This may have been a bigger update than others we've seen over the past few years, but people shouldn't be comparing it to Panda.
6:39 pm on Aug 13, 2018 (gmt 0)

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I've mentioned several times that google has been working on its algorithm for 20 years and should have reached a point where no more big overall changes are needed.

On the other hand, the transition to greater use of artificial intelligence may have an impact on what constitutes the "core algorithm."

Also (and this has more to do with small changes than big ones), machine learning is probably making things more fluid than they used to be. The monthly "Google Dance" was a batch process, but with machine learning, testing and tweaking can be occurring (with minimal human intervention) all the time.
6:40 pm on Aug 13, 2018 (gmt 0)

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In general, you shouldn't put nofollow tags on any internal links within your site.


Back in the days of PageRank sculpting I was obsessed with trying to divert "flow" by use of internal "nofollow."

Those days are long over. I did quite a bit of research and there is not one single reason you should use internal nofollow. If you see it in your source, get rid of it today. Even if you have a high number of "noindex" pages on your site, links to those pages should still be "follow." Google has stated this unequivocally.
6:44 pm on Aug 13, 2018 (gmt 0)

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I'm seeing a 20%+ increase in traffic since Friday. Health related (mostly) site.


Very interesting!

For anyone who has a site that was impacted for better or worse by the update, Len at telapost.com is asking to have read access to Analytics as he's looking at the data and promises a comprehensive writeup in about a week. In exchange he offers to give you a quick site audit.

[telapost.com...]
7:01 pm on Aug 13, 2018 (gmt 0)

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Im in the finance section which was the most volatile. Dropping from position 30 to position 135. A huge knock, organic traffic is virtually gone. The odd part is that only me and another website got hit out of all the competitors ive been monitoring. Its going to take more time for me to study this.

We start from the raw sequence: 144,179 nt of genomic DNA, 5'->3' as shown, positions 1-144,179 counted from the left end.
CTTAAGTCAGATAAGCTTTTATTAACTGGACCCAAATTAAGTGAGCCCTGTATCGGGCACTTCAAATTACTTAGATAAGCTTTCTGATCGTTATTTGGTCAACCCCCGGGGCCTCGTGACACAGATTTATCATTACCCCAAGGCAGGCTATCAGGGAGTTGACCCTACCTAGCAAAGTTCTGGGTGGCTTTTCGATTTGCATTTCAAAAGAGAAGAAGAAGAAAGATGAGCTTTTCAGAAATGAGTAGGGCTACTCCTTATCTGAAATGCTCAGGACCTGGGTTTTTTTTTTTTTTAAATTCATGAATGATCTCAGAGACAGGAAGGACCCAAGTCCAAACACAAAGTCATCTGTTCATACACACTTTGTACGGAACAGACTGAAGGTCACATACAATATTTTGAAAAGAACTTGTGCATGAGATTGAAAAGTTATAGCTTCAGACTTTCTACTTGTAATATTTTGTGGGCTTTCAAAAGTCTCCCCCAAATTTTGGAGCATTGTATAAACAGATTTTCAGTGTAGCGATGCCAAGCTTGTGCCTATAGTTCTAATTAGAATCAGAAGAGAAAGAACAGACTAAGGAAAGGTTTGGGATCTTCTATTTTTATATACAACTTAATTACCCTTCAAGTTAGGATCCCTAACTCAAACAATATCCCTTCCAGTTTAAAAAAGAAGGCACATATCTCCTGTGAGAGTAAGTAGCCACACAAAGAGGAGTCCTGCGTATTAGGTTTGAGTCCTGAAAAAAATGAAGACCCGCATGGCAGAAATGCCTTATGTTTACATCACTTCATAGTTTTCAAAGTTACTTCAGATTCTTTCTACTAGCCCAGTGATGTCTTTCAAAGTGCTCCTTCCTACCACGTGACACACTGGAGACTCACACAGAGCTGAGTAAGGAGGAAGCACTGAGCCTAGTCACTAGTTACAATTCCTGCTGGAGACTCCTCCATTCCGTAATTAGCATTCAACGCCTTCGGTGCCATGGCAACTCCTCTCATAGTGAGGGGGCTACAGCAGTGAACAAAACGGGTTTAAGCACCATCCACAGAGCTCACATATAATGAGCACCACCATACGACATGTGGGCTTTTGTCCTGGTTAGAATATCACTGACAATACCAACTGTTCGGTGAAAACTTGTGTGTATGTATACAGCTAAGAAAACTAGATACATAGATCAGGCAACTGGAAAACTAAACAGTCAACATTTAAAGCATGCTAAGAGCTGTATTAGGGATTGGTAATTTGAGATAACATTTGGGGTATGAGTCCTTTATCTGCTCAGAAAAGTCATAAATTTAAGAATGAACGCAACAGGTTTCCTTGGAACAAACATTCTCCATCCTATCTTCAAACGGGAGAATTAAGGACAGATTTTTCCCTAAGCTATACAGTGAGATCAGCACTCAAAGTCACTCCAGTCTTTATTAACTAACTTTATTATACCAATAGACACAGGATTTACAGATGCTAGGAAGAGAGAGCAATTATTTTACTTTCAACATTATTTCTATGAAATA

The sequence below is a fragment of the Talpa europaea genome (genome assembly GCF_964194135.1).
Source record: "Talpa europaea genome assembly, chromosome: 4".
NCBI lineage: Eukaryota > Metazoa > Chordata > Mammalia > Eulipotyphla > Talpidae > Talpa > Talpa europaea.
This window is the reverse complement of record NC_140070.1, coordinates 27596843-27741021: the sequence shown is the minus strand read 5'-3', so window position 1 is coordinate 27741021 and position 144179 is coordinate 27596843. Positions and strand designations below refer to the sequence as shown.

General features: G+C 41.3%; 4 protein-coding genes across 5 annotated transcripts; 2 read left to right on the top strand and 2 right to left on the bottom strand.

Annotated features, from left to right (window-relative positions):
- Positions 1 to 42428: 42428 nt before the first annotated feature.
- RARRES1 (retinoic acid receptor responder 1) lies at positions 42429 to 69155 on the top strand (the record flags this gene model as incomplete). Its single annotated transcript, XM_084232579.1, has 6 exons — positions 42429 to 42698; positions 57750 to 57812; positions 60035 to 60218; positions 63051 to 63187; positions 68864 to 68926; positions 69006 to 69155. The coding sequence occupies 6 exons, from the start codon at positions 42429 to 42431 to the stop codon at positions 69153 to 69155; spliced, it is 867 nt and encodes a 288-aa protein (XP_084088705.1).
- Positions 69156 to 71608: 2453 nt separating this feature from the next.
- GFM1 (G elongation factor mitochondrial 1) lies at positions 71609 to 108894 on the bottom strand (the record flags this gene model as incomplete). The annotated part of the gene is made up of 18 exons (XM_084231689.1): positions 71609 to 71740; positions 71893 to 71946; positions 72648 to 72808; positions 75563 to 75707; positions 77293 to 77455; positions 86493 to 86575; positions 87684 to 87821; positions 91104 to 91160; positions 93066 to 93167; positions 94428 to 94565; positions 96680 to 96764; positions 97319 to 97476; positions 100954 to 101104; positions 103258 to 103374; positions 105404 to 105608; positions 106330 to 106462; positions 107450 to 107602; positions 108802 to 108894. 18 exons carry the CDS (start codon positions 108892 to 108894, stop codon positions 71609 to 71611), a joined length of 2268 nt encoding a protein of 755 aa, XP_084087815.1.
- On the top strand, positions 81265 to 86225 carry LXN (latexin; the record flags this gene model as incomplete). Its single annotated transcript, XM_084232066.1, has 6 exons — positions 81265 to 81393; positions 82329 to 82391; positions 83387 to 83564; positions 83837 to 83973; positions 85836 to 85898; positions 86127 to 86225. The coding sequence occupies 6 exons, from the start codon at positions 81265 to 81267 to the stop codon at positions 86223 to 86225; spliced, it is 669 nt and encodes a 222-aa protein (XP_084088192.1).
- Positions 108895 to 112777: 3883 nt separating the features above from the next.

Early analysis shows google targeted specific keywords. I am seeing some recovery but if one page was 130 yesterday and not its 105 today I cant call that recovery. I dont think there will be any recovery from this unless google make another update.
7:13 pm on Aug 13, 2018 (gmt 0)

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Not surprisingly, the data shows that Barry Schwartz was correct in dubbing this the Medic Update as health was the most significantly impacted niche.

"In this instance, Google has made drastic changes to the health industry's rankings. So much so, that on average sites moved four positions during the update period, which constituted a 72% increase when compared to the baseline data. Also similar to the position data showed above, the travel niche still, on average, only saw sites moving under three positions during the update (for a 37% increase in the average position metric when compared to the baseline data)." - [rankranger.com...]